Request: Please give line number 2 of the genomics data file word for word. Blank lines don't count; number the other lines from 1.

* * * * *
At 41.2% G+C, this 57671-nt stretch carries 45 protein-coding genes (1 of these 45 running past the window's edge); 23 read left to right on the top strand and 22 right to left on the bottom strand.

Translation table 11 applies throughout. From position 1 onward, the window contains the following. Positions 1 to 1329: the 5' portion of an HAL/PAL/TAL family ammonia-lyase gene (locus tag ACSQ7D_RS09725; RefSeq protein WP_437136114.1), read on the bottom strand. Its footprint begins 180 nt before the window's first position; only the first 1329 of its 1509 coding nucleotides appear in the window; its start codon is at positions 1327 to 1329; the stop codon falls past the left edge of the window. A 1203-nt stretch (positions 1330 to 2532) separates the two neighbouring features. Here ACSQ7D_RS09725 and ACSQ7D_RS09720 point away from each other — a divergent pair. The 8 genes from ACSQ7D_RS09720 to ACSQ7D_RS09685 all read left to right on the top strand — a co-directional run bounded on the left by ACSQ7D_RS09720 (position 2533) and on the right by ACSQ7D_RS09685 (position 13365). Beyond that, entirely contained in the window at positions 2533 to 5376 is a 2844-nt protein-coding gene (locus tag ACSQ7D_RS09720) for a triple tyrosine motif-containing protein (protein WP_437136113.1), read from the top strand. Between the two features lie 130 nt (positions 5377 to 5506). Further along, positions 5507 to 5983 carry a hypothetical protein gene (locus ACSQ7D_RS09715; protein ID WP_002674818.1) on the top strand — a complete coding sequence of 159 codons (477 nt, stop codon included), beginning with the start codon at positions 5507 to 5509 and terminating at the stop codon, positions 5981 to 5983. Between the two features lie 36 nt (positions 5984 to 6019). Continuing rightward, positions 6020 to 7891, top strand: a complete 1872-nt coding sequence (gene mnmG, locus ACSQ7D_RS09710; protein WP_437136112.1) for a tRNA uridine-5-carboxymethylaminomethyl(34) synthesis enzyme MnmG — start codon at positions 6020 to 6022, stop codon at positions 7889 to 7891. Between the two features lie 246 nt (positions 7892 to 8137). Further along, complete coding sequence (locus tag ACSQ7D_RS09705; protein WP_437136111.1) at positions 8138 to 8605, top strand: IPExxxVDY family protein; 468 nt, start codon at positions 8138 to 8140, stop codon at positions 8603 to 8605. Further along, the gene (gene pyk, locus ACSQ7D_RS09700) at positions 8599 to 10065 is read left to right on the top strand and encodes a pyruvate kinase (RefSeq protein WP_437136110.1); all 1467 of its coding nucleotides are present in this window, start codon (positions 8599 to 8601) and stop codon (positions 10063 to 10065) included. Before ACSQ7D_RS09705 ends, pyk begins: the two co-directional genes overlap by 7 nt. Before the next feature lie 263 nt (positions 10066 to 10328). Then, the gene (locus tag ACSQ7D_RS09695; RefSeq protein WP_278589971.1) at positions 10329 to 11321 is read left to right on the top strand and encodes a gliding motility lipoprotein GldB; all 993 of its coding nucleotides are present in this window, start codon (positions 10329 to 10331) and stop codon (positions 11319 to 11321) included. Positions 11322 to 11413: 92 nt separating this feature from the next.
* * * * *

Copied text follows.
Translation table 11 applies throughout. From position 1 onward, the window contains the following. Positions 1 to 1329: the 5' portion of an HAL/PAL/TAL family ammonia-lyase gene (locus tag ACSQ7D_RS09725; RefSeq protein WP_437136114.1), read on the bottom strand. Its footprint begins 180 nt before the window's first position; only the first 1329 of its 1509 coding nucleotides appear in the window; its start codon is at positions 1327 to 1329; the stop codon falls past the left edge of the window. A 1203-nt stretch (positions 1330 to 2532) separates the two neighbouring features. Here ACSQ7D_RS09725 and ACSQ7D_RS09720 point away from each other — a divergent pair. The 8 genes from ACSQ7D_RS09720 to ACSQ7D_RS09685 all read left to right on the top strand — a co-directional run bounded on the left by ACSQ7D_RS09720 (position 2533) and on the right by ACSQ7D_RS09685 (position 13365). Beyond that, entirely contained in the window at positions 2533 to 5376 is a 2844-nt protein-coding gene (locus tag ACSQ7D_RS09720) for a triple tyrosine motif-containing protein (protein WP_437136113.1), read from the top strand. Between the two features lie 130 nt (positions 5377 to 5506). Further along, positions 5507 to 5983 carry a hypothetical protein gene (locus ACSQ7D_RS09715; protein ID WP_002674818.1) on the top strand — a complete coding sequence of 159 codons (477 nt, stop codon included), beginning with the start codon at positions 5507 to 5509 and terminating at the stop codon, positions 5981 to 5983. Between the two features lie 36 nt (positions 5984 to 6019). Continuing rightward, positions 6020 to 7891, top strand: a complete 1872-nt coding sequence (gene mnmG, locus ACSQ7D_RS09710; protein WP_437136112.1) for a tRNA uridine-5-carboxymethylaminomethyl(34) synthesis enzyme MnmG — start codon at positions 6020 to 6022, stop codon at positions 7889 to 7891. Between the two features lie 246 nt (positions 7892 to 8137). Further along, complete coding sequence (locus tag ACSQ7D_RS09705; protein WP_437136111.1) at positions 8138 to 8605, top strand: IPExxxVDY family protein; 468 nt, start codon at positions 8138 to 8140, stop codon at positions 8603 to 8605. Further along, the gene (gene pyk, locus ACSQ7D_RS09700) at positions 8599 to 10065 is read left to right on the top strand and encodes a pyruvate kinase (RefSeq protein WP_437136110.1); all 1467 of its coding nucleotides are present in this window, start codon (positions 8599 to 8601) and stop codon (positions 10063 to 10065) included. Before ACSQ7D_RS09705 ends, pyk begins: the two co-directional genes overlap by 7 nt. Before the next feature lie 263 nt (positions 10066 to 10328). Then, the gene (locus tag ACSQ7D_RS09695; RefSeq protein WP_278589971.1) at positions 10329 to 11321 is read left to right on the top strand and encodes a gliding motility lipoprotein GldB; all 993 of its coding nucleotides are present in this window, start codon (positions 10329 to 10331) and stop codon (positions 11319 to 11321) included. Positions 11322 to 11413: 92 nt separating this feature from the next.